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Detail of 'Dali Atomicus'
Detail of "Dali Atomicus"

There's nothing (and everything) left to chance in the world-famous image Life magazine photographer Philippe Halsman, shot in 1948, of the legendary surrealist painter Salvador Dalí.

Indeed, it took Halsman 28 takes to get Dali Atomicus just right. Little wonder, considering that in addition to a levitating, brush-wielding Dalí, this visual ode to suspension also featured flying cats — three of them — and a mid-air stream of cascading water tossed from a bucket.

Dalí, who died 30 years ago this week,​ was widely photographed, and appears to be partner-in-crime in many of the most memorable images. The iconic Dali Atomicus stands above them all as the pinnacle of photography as absurdist theater.

Dali Atomicus — ©Philippe Halsman / OneShot

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Geopolitics

Our World Is "Flat" No More: Welcome To The Era Of Pure Geopolitics

The dominance of a single narrative of globalization and liberal democracy is over.

Map of the world, focus North America

Luis Rubio

-Analysis-

MEXICO CITY — As the Bolshevik leader Lenin once observed, there are decades when nothing happens and weeks in which decades take place. The big turns in history tend to go unnoticed in their decisive moments because daily life doesn't suddenly change for most people around the world.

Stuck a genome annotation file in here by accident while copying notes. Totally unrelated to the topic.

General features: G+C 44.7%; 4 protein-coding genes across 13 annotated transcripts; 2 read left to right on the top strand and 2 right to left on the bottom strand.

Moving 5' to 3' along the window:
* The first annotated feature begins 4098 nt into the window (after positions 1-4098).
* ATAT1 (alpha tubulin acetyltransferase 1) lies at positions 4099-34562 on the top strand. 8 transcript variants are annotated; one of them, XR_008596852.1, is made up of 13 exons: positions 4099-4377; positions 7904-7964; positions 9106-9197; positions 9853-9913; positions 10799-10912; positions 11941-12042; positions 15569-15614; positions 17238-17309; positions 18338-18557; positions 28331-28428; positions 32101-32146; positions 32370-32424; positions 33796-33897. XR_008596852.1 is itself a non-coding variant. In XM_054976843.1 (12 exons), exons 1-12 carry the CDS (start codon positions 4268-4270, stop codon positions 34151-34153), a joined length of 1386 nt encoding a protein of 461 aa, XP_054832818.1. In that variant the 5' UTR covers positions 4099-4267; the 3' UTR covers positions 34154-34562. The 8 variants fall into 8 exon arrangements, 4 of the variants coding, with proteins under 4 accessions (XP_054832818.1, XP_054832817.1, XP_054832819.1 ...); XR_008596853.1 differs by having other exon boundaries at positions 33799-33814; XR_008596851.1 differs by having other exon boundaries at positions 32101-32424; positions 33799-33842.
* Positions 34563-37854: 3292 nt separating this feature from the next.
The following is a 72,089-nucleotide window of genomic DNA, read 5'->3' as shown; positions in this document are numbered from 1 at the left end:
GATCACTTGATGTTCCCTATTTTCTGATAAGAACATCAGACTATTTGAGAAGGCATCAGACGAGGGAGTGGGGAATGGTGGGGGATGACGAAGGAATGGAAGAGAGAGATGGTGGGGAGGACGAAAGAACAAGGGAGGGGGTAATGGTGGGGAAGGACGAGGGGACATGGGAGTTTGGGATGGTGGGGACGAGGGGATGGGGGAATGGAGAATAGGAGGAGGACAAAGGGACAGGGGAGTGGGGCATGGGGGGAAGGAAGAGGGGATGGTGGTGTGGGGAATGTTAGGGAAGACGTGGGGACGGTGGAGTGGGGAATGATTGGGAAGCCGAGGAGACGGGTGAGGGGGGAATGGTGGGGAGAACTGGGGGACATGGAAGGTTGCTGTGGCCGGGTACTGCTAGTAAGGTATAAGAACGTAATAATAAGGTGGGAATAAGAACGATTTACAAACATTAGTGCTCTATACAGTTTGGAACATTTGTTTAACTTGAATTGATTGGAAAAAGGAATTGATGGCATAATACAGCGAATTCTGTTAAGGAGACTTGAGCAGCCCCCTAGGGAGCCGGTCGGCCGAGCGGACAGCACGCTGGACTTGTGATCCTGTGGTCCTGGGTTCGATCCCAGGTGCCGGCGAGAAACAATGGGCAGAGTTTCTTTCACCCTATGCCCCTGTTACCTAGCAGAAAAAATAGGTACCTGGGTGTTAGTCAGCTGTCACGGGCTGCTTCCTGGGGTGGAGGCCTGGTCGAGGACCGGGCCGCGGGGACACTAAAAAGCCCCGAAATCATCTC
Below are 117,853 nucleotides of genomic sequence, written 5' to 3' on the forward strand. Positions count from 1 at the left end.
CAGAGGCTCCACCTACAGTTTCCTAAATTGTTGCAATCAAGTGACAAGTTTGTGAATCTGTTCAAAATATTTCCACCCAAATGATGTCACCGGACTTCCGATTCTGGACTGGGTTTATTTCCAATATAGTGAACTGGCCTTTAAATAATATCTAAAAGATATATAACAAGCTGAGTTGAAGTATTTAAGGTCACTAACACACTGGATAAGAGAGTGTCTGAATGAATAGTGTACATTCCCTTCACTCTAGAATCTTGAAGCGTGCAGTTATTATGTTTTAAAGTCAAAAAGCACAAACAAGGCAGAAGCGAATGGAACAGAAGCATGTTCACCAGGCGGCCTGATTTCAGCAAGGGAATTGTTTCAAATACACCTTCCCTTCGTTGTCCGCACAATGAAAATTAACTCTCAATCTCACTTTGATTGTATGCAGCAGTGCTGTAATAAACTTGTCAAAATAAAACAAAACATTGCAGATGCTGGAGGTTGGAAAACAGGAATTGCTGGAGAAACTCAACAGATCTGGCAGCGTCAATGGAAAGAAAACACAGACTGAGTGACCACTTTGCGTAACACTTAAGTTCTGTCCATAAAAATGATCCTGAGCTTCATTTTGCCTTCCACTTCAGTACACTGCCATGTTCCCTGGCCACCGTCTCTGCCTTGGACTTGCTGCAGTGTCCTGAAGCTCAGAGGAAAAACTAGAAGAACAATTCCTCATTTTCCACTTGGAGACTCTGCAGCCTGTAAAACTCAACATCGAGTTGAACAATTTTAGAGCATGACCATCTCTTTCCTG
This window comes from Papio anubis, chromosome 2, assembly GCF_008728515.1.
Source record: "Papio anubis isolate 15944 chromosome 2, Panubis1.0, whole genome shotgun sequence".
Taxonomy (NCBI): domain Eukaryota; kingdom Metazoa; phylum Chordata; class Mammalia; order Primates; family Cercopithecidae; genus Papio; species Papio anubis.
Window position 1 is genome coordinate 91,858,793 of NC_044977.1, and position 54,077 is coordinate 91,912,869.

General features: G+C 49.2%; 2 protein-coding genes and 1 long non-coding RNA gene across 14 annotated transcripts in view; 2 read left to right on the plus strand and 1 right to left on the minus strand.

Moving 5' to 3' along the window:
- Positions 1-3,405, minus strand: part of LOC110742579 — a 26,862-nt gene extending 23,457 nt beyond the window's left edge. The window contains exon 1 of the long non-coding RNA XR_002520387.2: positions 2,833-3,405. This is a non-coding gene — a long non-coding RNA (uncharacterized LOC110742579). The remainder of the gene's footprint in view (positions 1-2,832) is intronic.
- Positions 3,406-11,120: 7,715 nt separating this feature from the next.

Stay up-to-date with the latest on the Russia-Ukraine war, with our exclusive international coverage.

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Yet in retrospect, certain moments become crucial. Everything suggests the invasion of Ukraine is one of those turning points, with enormous implications for the world's future.

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Central to the tragic absurdity of this war is the question of language. Vladimir Putin has repeated that protecting ethnic Russians and the Russian-speaking populations of Ukraine was a driving motivation for his invasion.

Yet one month on, a quick look at the map shows that many of the worst-hit cities are those where Russian is the predominant language: Kharkiv, Odesa, Kherson.

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